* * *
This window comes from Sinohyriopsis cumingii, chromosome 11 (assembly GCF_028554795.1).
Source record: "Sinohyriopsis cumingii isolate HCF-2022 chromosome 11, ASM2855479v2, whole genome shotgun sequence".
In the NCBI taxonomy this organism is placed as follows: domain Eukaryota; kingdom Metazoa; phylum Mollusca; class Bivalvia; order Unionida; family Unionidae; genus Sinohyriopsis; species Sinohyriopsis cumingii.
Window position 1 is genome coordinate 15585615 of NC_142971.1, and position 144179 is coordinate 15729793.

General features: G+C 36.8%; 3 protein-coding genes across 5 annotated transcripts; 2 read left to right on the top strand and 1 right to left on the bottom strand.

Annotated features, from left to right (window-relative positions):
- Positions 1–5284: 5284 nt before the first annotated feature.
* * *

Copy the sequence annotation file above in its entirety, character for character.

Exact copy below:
This window comes from Sinohyriopsis cumingii, chromosome 11 (assembly GCF_028554795.1).
Source record: "Sinohyriopsis cumingii isolate HCF-2022 chromosome 11, ASM2855479v2, whole genome shotgun sequence".
In the NCBI taxonomy this organism is placed as follows: domain Eukaryota; kingdom Metazoa; phylum Mollusca; class Bivalvia; order Unionida; family Unionidae; genus Sinohyriopsis; species Sinohyriopsis cumingii.
Window position 1 is genome coordinate 15585615 of NC_142971.1, and position 144179 is coordinate 15729793.

General features: G+C 36.8%; 3 protein-coding genes across 5 annotated transcripts; 2 read left to right on the top strand and 1 right to left on the bottom strand.

Annotated features, from left to right (window-relative positions):
- Positions 1–5284: 5284 nt before the first annotated feature.